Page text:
What Will Cirsova Be Looking For In August?

Our August 1-7 submission window is coming up fast, and one of the questions we get a lot is “what are you looking for?”

Well, a lot of general suggestions can be found on our Submissions Guidelines page. But for more specific stuff…

Well, I know it’s probably not a great habit as an editor, but I generally like seeing content similar to whatever it is has me excited at the moment. Unfortunately, I haven’t had a lot of time to read the pulps because I’ve been so busy with this Julian Hawthorne project [which has even more exciting new stuff to come once The Cosmic Courtship is out the door]. In what free time to read I have, I’ve been reading a lot of older comic books. So, maybe take some inspiration from a few of these:

Dagar the Invincible (1972 Gold Key) comic books 1972
Occult Files of Doctor Spektor (1973 Gold Key) comic books 1976
Magnus Robot Fighter 4000 A.D. TPB (2010-2014 Dark Horse) comic books
Donald and Scrooge (1992) comic books
Ghostly Haunts (1971) comic books
Grimm's Ghost Stories, No. 17 (Death Rattle): Amazon.com: Books
The Strangest Northerns: The Mighty Samson - Dark Worlds Quarterly

Of course, it never hurts to have actually read some Cirsova to get an idea of the kind of stories we typically buy. My recommendations would be either Volume 1, Issue 4, or the Fall Special #1, because these both showcase the breadth of fiction we typically purchase.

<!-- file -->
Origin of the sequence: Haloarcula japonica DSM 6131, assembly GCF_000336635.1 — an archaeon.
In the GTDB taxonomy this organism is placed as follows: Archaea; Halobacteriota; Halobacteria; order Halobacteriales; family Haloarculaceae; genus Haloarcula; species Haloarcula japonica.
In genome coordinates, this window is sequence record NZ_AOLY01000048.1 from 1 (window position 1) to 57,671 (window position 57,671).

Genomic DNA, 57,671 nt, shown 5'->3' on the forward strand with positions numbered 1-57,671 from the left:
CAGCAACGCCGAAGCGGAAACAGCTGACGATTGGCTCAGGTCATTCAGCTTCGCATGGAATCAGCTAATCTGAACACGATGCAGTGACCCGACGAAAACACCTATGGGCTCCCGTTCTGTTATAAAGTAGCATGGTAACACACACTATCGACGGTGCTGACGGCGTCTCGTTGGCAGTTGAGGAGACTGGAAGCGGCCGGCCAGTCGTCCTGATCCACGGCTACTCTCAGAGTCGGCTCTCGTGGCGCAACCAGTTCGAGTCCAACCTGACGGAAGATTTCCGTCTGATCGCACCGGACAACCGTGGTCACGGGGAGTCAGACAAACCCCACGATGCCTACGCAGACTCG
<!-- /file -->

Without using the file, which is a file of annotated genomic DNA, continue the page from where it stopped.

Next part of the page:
5 responses to “What Will Cirsova Be Looking For In August?

    • Parker frowned. “I don’t like gold. It’s heavy, it’s tough to move, and if it’s got any markings on it you’ve got to get somebody to melt it down and make ingots or something before you can even start to move it. Plus, it tends to attract federal attention.”

      “I got that handled,” Grofeld said. “I got a fence lined up who’ll give us thirty cents on the dollar, and he’s willing to take delivery at the train station–we just have to shift the gold a couple of miles.”

      Parker nodded. “Okay,” he said. “Now about this target–when you say he’s a duck, what do you mean by that?”

      “I mean he’s a duck.”

      “In English?” Parker knew Grofeld picked up a lot of slang from his theater buddies, but he had little patience for it.

      “A duck,” Grofeld said slowly. “I mean that literally. He’s got wings, feathers, all that. He can talk and wear clothes and own a ton of gold, but he’s a duck.”

      Parker lit a cigarette, considering that angle. It wasn’t something he had encountered before. “A duck, you say?”

      “The whole town’s full of them. That’s why it’s called Duckberg. Everybody’s a duck in that town.”

      “Including the cops?”

      “Yeah. They’re duck cops.”

      Parker shook his head. “I don’t like it. The gold, the ducks–it’s just too weird for me.”

      • This reminds me of my idea to redraw Jon Sable as a Duck comic and call it “Donald Duck: Freelance.” Only way better, because you have the talent to pull yours off, I’m still trying to figure out how “How to Draw the Marvel Way” stick figures work..,

  1. Pingback: Saline County Comic Expo + Other News | Cirsova

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